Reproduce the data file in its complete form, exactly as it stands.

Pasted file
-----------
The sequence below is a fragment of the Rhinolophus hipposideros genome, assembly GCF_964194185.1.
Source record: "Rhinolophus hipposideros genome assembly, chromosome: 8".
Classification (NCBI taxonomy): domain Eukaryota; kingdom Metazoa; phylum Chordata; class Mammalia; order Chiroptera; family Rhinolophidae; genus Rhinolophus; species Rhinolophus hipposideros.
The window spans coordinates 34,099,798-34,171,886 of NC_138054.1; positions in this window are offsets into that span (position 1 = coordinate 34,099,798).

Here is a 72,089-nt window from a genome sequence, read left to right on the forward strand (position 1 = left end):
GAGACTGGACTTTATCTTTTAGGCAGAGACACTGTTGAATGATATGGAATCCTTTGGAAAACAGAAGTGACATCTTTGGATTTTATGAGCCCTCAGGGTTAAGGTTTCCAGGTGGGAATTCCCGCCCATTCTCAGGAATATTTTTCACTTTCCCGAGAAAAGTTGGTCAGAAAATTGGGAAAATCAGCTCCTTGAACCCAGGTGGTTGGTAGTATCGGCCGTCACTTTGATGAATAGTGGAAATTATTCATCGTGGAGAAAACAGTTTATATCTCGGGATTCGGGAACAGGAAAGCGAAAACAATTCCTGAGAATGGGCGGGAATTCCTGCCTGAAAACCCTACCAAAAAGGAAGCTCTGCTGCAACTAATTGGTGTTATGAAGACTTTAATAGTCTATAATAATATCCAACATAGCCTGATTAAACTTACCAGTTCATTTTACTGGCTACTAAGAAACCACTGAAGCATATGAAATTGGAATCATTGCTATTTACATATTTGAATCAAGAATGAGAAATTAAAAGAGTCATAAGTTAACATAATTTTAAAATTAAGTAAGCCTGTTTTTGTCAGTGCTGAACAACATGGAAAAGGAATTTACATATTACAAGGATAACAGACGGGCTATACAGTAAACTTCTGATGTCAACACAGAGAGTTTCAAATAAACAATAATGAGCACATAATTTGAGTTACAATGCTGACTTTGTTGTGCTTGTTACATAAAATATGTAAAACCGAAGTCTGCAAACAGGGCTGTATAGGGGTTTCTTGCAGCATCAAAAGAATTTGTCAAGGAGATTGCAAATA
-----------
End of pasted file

The sequence below is a fragment of the Rhinolophus hipposideros genome, assembly GCF_964194185.1.
Source record: "Rhinolophus hipposideros genome assembly, chromosome: 8".
Classification (NCBI taxonomy): domain Eukaryota; kingdom Metazoa; phylum Chordata; class Mammalia; order Chiroptera; family Rhinolophidae; genus Rhinolophus; species Rhinolophus hipposideros.
The window spans coordinates 34,099,798-34,171,886 of NC_138054.1; positions in this window are offsets into that span (position 1 = coordinate 34,099,798).

Here is a 72,089-nt window from a genome sequence, read left to right on the forward strand (position 1 = left end):
GAGACTGGACTTTATCTTTTAGGCAGAGACACTGTTGAATGATATGGAATCCTTTGGAAAACAGAAGTGACATCTTTGGATTTTATGAGCCCTCAGGGTTAAGGTTTCCAGGTGGGAATTCCCGCCCATTCTCAGGAATATTTTTCACTTTCCCGAGAAAAGTTGGTCAGAAAATTGGGAAAATCAGCTCCTTGAACCCAGGTGGTTGGTAGTATCGGCCGTCACTTTGATGAATAGTGGAAATTATTCATCGTGGAGAAAACAGTTTATATCTCGGGATTCGGGAACAGGAAAGCGAAAACAATTCCTGAGAATGGGCGGGAATTCCTGCCTGAAAACCCTACCAAAAAGGAAGCTCTGCTGCAACTAATTGGTGTTATGAAGACTTTAATAGTCTATAATAATATCCAACATAGCCTGATTAAACTTACCAGTTCATTTTACTGGCTACTAAGAAACCACTGAAGCATATGAAATTGGAATCATTGCTATTTACATATTTGAATCAAGAATGAGAAATTAAAAGAGTCATAAGTTAACATAATTTTAAAATTAAGTAAGCCTGTTTTTGTCAGTGCTGAACAACATGGAAAAGGAATTTACATATTACAAGGATAACAGACGGGCTATACAGTAAACTTCTGATGTCAACACAGAGAGTTTCAAATAAACAATAATGAGCACATAATTTGAGTTACAATGCTGACTTTGTTGTGCTTGTTACATAAAATATGTAAAACCGAAGTCTGCAAACAGGGCTGTATAGGGGTTTCTTGCAGCATCAAAAGAATTTGTCAAGGAGATTGCAAATA